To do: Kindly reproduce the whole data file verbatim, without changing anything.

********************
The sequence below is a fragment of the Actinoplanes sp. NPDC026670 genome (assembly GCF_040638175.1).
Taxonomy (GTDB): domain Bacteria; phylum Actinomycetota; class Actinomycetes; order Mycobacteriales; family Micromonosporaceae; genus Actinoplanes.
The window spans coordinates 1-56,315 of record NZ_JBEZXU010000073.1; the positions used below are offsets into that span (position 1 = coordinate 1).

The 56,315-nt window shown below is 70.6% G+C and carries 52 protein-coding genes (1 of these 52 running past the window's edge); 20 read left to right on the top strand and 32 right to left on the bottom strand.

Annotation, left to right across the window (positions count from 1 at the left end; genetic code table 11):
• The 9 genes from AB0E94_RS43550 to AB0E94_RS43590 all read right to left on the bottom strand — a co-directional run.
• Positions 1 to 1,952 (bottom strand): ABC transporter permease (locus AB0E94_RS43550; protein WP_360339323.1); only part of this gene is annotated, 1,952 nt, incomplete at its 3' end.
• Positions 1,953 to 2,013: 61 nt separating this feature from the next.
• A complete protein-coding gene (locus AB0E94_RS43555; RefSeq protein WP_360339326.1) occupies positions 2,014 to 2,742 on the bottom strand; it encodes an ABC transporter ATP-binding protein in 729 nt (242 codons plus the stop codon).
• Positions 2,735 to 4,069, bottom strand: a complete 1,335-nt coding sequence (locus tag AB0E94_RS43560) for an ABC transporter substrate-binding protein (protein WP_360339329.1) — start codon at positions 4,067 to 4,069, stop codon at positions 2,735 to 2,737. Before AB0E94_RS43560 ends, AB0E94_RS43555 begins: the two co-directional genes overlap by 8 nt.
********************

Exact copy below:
The sequence below is a fragment of the Actinoplanes sp. NPDC026670 genome (assembly GCF_040638175.1).
Taxonomy (GTDB): domain Bacteria; phylum Actinomycetota; class Actinomycetes; order Mycobacteriales; family Micromonosporaceae; genus Actinoplanes.
The window spans coordinates 1-56,315 of record NZ_JBEZXU010000073.1; the positions used below are offsets into that span (position 1 = coordinate 1).

The 56,315-nt window shown below is 70.6% G+C and carries 52 protein-coding genes (1 of these 52 running past the window's edge); 20 read left to right on the top strand and 32 right to left on the bottom strand.

Annotation, left to right across the window (positions count from 1 at the left end; genetic code table 11):
• The 9 genes from AB0E94_RS43550 to AB0E94_RS43590 all read right to left on the bottom strand — a co-directional run.
• Positions 1 to 1,952 (bottom strand): ABC transporter permease (locus AB0E94_RS43550; protein WP_360339323.1); only part of this gene is annotated, 1,952 nt, incomplete at its 3' end.
• Positions 1,953 to 2,013: 61 nt separating this feature from the next.
• A complete protein-coding gene (locus AB0E94_RS43555; RefSeq protein WP_360339326.1) occupies positions 2,014 to 2,742 on the bottom strand; it encodes an ABC transporter ATP-binding protein in 729 nt (242 codons plus the stop codon).
• Positions 2,735 to 4,069, bottom strand: a complete 1,335-nt coding sequence (locus tag AB0E94_RS43560) for an ABC transporter substrate-binding protein (protein WP_360339329.1) — start codon at positions 4,067 to 4,069, stop codon at positions 2,735 to 2,737. Before AB0E94_RS43560 ends, AB0E94_RS43555 begins: the two co-directional genes overlap by 8 nt.